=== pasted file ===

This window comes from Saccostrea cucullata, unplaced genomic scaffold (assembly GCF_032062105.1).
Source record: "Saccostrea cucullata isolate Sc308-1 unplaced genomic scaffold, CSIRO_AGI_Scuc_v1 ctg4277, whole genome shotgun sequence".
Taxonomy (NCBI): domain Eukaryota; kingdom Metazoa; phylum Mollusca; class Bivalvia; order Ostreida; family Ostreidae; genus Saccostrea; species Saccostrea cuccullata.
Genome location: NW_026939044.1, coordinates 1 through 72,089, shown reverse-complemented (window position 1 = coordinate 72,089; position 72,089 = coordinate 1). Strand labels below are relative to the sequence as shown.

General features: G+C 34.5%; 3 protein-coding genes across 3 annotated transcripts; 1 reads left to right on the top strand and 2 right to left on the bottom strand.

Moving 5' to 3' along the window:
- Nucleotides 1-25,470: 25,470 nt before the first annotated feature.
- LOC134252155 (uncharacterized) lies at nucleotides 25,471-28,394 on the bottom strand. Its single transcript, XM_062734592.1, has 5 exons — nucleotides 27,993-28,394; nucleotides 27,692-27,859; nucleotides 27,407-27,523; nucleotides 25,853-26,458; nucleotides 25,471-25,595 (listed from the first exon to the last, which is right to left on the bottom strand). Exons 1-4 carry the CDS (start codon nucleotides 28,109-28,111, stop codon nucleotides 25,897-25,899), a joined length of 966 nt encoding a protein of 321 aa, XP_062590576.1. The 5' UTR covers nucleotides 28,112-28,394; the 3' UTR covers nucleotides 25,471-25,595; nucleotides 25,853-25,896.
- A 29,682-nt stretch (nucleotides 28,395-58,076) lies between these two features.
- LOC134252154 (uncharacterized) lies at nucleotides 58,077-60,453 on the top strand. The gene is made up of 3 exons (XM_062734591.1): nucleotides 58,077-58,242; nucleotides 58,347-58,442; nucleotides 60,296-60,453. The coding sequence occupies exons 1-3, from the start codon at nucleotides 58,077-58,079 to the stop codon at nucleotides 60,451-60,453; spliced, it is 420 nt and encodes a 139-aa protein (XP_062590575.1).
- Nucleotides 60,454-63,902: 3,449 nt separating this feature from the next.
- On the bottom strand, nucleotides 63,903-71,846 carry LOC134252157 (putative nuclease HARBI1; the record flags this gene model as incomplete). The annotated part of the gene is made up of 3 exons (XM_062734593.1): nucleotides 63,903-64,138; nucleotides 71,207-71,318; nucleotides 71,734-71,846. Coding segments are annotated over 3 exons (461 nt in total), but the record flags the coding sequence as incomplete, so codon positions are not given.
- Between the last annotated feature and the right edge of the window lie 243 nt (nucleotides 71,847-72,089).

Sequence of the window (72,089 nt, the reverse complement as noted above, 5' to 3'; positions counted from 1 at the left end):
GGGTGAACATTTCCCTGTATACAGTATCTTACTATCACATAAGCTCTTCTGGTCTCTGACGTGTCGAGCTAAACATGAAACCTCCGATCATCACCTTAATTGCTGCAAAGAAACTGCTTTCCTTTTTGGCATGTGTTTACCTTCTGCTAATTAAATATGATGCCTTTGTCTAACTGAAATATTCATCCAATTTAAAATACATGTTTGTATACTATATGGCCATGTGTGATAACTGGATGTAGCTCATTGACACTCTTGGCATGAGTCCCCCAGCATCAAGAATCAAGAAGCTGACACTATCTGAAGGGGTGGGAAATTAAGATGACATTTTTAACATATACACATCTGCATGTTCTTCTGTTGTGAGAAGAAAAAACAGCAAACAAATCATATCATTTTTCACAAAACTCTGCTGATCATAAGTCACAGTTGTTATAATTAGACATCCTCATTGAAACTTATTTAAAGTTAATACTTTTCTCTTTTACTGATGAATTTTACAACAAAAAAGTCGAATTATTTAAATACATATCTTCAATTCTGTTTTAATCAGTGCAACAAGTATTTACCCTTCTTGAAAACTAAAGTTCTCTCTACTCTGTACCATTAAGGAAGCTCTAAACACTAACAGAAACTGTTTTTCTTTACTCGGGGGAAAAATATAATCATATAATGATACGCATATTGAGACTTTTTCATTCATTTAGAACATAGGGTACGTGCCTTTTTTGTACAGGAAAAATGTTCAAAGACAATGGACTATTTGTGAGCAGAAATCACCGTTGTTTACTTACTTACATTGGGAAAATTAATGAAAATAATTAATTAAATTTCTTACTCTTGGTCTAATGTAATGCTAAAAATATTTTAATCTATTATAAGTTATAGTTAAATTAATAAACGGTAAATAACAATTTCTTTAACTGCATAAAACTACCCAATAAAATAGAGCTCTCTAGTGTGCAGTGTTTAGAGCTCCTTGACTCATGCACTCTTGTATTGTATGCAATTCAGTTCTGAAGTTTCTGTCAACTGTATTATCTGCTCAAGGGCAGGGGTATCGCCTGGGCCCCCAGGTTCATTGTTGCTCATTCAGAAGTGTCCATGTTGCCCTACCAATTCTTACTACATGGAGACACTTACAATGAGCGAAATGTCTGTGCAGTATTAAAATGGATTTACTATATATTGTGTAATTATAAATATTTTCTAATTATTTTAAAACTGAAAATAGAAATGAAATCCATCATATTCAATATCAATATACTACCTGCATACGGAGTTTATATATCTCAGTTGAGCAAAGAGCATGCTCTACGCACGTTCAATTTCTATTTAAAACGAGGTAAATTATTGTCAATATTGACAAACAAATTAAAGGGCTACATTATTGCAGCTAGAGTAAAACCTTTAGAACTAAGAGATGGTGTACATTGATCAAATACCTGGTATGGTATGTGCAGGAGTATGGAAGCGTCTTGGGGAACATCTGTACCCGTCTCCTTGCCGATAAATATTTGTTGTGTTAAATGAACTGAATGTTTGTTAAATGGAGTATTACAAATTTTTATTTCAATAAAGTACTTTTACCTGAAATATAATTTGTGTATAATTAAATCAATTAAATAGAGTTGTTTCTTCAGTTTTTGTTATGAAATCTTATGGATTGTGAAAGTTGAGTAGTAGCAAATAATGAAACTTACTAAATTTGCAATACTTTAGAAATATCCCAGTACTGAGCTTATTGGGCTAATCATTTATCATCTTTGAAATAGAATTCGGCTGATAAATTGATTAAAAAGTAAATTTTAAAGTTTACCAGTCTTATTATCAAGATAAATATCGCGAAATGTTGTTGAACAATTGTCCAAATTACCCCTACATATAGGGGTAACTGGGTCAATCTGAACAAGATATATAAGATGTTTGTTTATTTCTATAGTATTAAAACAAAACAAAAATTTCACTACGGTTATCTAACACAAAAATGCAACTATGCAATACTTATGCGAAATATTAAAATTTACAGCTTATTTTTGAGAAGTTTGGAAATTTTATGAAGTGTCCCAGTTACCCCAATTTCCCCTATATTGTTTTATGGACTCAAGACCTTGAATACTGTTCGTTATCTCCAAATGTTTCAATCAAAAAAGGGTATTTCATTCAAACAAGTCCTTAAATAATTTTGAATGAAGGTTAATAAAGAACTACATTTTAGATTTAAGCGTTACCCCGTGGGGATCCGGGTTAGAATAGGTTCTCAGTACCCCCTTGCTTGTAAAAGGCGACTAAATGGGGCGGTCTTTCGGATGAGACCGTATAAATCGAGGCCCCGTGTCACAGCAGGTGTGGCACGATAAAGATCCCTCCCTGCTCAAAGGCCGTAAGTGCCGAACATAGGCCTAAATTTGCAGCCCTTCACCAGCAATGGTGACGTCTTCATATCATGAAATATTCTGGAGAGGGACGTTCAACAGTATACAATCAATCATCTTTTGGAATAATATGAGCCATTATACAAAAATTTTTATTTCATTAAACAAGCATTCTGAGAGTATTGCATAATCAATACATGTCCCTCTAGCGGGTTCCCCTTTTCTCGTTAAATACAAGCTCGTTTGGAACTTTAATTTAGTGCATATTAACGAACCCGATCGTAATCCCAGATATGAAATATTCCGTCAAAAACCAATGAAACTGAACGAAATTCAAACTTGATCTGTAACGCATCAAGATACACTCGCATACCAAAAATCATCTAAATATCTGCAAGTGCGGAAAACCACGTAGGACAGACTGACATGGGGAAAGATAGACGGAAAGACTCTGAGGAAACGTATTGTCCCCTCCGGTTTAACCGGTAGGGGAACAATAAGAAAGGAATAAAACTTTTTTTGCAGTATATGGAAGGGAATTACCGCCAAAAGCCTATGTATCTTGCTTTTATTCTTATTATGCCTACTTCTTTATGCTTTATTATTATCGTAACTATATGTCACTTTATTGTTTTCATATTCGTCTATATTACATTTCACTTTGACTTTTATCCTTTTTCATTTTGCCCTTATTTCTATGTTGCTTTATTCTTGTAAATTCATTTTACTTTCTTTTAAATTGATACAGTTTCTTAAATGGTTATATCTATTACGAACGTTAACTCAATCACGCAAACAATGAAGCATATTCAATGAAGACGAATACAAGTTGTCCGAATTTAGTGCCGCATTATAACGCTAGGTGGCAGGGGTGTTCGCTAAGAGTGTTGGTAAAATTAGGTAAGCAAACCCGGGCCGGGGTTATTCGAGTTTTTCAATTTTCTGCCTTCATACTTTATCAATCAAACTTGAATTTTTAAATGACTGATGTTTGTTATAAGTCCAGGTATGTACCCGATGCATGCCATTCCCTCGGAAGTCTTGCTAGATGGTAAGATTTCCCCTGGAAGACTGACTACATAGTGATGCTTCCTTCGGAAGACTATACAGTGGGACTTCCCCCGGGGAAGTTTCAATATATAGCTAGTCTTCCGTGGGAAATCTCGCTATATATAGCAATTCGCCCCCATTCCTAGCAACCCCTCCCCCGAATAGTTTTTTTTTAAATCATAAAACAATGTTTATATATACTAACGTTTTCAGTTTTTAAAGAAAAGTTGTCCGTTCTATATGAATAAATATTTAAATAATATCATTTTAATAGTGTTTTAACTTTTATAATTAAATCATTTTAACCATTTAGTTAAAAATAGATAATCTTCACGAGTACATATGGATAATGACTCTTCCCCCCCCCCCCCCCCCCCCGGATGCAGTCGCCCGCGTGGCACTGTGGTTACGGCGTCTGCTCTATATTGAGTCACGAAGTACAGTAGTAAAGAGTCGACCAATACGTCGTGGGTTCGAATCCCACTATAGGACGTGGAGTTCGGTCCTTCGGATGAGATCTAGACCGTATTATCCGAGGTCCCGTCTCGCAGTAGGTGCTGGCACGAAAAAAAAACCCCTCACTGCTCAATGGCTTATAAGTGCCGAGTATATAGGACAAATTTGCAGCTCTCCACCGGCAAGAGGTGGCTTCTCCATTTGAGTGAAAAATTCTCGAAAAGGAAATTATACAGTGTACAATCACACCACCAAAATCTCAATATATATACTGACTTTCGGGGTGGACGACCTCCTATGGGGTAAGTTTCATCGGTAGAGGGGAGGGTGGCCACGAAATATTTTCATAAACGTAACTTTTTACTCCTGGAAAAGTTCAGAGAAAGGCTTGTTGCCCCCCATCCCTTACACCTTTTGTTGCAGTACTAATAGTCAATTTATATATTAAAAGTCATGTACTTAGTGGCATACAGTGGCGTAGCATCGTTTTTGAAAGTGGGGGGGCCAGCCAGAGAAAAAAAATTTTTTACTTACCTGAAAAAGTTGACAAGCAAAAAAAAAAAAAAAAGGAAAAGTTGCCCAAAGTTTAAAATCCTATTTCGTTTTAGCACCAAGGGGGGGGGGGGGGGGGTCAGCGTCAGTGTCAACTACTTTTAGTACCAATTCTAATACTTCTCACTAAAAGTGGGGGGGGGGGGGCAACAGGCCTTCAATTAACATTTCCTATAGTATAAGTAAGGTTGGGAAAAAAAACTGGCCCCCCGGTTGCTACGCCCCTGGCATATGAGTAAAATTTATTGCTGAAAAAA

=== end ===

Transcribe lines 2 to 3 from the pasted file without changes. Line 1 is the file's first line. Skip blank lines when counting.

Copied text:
Source record: "Saccostrea cucullata isolate Sc308-1 unplaced genomic scaffold, CSIRO_AGI_Scuc_v1 ctg4277, whole genome shotgun sequence".
Taxonomy (NCBI): domain Eukaryota; kingdom Metazoa; phylum Mollusca; class Bivalvia; order Ostreida; family Ostreidae; genus Saccostrea; species Saccostrea cuccullata.